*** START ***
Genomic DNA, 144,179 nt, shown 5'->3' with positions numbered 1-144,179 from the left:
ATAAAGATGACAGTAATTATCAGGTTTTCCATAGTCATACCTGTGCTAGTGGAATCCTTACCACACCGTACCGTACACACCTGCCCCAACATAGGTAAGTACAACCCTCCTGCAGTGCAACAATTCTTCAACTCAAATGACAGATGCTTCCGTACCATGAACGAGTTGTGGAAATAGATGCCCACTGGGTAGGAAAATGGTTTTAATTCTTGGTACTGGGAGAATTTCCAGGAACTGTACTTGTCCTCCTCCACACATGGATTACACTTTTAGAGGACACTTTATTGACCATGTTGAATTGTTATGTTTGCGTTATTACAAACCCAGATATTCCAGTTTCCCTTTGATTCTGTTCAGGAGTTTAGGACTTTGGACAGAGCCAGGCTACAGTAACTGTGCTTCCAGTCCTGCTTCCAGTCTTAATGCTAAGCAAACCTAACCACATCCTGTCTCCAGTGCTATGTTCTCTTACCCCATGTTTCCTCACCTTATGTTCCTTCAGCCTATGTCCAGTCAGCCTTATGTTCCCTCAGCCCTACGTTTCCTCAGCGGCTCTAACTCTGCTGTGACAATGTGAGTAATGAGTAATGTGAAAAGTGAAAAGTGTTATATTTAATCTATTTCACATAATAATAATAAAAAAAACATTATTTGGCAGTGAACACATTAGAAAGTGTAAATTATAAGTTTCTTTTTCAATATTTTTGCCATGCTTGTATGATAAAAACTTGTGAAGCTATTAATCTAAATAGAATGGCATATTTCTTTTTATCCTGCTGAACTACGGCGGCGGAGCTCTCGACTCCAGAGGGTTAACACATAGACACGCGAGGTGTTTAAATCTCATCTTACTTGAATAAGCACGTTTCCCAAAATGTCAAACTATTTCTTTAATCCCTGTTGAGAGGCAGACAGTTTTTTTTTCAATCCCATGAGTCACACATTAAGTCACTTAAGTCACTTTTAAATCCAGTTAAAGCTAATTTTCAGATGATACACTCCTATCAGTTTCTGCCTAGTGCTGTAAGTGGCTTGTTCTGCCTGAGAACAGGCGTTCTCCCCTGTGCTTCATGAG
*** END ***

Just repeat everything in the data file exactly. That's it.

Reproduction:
Genomic DNA, 144,179 nt, shown 5'->3' with positions numbered 1-144,179 from the left:
ATAAAGATGACAGTAATTATCAGGTTTTCCATAGTCATACCTGTGCTAGTGGAATCCTTACCACACCGTACCGTACACACCTGCCCCAACATAGGTAAGTACAACCCTCCTGCAGTGCAACAATTCTTCAACTCAAATGACAGATGCTTCCGTACCATGAACGAGTTGTGGAAATAGATGCCCACTGGGTAGGAAAATGGTTTTAATTCTTGGTACTGGGAGAATTTCCAGGAACTGTACTTGTCCTCCTCCACACATGGATTACACTTTTAGAGGACACTTTATTGACCATGTTGAATTGTTATGTTTGCGTTATTACAAACCCAGATATTCCAGTTTCCCTTTGATTCTGTTCAGGAGTTTAGGACTTTGGACAGAGCCAGGCTACAGTAACTGTGCTTCCAGTCCTGCTTCCAGTCTTAATGCTAAGCAAACCTAACCACATCCTGTCTCCAGTGCTATGTTCTCTTACCCCATGTTTCCTCACCTTATGTTCCTTCAGCCTATGTCCAGTCAGCCTTATGTTCCCTCAGCCCTACGTTTCCTCAGCGGCTCTAACTCTGCTGTGACAATGTGAGTAATGAGTAATGTGAAAAGTGAAAAGTGTTATATTTAATCTATTTCACATAATAATAATAAAAAAAACATTATTTGGCAGTGAACACATTAGAAAGTGTAAATTATAAGTTTCTTTTTCAATATTTTTGCCATGCTTGTATGATAAAAACTTGTGAAGCTATTAATCTAAATAGAATGGCATATTTCTTTTTATCCTGCTGAACTACGGCGGCGGAGCTCTCGACTCCAGAGGGTTAACACATAGACACGCGAGGTGTTTAAATCTCATCTTACTTGAATAAGCACGTTTCCCAAAATGTCAAACTATTTCTTTAATCCCTGTTGAGAGGCAGACAGTTTTTTTTTCAATCCCATGAGTCACACATTAAGTCACTTAAGTCACTTTTAAATCCAGTTAAAGCTAATTTTCAGATGATACACTCCTATCAGTTTCTGCCTAGTGCTGTAAGTGGCTTGTTCTGCCTGAGAACAGGCGTTCTCCCCTGTGCTTCATGAG